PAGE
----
#4—Every situation is unique, personal, and subjective and should be treated as such.

There is no “cookie cutter, one-size-fits-all” approach to the frequency with which you should change jobs. Instead, there are guidelines that you can use as you assess your own situation, which is undoubtedly unique to you and your Animal Health or Veterinary career. What is right for you may not be right for someone else, and vice-versa.

If you’re happy and satisfied with your current job and you’ve been working in that position for three years or more, then by all means stay where you are. However, it still makes sense to hear about other opportunities that exist in the marketplace, because if your current job is as good as you think it is, then other opportunities will not stack up against it. However, there is always a chance that another opportunity will offer more to you and be clearly better than what you currently. You won’t know unless you check out other employment opportunities and see how they do stack up against what you have now in your current position and company.  And when that’s the case that another opportunity can offer you more, it’s always a good idea to consider making a change. That is how growth happens. You don’t want to be stagnant or complacent.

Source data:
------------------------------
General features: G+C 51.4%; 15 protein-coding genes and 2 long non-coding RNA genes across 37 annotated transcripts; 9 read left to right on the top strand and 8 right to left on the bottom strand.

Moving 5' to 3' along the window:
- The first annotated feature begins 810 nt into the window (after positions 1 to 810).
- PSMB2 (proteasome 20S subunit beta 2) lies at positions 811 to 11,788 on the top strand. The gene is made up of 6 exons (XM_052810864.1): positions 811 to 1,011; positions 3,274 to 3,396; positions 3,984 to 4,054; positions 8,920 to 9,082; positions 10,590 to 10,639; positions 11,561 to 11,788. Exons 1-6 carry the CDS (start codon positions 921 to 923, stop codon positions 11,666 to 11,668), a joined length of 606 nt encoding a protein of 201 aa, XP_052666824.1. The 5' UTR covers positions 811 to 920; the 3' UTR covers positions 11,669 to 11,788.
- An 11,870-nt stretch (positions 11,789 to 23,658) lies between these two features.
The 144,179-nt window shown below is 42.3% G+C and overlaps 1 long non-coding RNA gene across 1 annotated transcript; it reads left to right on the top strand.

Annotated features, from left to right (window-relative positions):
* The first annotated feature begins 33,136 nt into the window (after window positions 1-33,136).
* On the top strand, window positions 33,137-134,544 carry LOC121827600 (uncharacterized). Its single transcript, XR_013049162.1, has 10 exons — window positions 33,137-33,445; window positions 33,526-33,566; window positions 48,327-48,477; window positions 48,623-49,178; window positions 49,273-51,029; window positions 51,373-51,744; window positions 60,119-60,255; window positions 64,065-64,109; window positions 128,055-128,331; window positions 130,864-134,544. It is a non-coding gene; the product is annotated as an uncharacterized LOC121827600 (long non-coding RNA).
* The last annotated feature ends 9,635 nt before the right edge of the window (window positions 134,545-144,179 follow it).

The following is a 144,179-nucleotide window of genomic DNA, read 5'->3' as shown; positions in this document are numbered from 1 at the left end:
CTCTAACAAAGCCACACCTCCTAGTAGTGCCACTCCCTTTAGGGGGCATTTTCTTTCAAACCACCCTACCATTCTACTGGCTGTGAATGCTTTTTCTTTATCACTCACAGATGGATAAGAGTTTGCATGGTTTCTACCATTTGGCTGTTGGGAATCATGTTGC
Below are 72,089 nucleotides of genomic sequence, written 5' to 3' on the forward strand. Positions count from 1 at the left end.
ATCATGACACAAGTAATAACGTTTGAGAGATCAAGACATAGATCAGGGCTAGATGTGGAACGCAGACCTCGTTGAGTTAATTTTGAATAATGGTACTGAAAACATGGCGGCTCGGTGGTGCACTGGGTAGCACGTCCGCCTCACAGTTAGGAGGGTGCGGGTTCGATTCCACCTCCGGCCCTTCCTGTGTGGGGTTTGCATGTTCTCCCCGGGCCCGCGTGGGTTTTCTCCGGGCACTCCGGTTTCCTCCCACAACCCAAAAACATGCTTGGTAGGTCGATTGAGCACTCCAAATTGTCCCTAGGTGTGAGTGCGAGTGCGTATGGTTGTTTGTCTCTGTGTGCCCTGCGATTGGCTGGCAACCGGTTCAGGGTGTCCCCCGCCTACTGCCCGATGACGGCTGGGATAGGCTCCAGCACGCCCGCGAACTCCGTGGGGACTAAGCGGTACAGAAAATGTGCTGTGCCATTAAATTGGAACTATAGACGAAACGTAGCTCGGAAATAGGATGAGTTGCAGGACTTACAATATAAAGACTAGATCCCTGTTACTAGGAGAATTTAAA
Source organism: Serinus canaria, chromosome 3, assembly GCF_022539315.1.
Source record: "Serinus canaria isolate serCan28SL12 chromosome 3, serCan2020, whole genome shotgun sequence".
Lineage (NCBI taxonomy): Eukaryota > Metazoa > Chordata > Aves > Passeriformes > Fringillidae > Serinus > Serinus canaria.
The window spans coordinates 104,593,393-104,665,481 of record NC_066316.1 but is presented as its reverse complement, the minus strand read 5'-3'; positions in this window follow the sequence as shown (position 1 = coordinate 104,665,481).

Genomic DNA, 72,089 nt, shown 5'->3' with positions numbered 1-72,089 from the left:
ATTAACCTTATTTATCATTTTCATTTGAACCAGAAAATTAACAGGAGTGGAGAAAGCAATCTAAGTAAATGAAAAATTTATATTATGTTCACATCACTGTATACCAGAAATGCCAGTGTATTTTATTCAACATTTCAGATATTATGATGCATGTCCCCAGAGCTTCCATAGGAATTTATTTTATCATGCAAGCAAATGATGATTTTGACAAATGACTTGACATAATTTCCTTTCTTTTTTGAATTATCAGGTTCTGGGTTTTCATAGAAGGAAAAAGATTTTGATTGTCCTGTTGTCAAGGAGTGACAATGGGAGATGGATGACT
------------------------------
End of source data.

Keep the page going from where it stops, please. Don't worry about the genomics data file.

But ultimately, the decision is up to YOU. There is not necessarily a right or wrong answer to this question and like I said every situation is unique and depends on what is important to you and what is best for you, your career and your family. You are an individual and your exact career path could be just as individual as you are.

If you’re looking to make a change or explore your employment options to grow your Animal Health or Veterinary career, then we want to talk with you. I encourage you to contact us or you can also create a profile and/or submit your resume for consideration.

We help support Animal Health or Veterinary careers in one of two ways: 1. By helping professionals to find the right opportunity when the time is right, and 2. By helping to recruit top talent for the critical needs of Animal Health and Veterinary organizations. If this is something that you would like to explore further, please send an email to stacy@thevetrecruiter.com.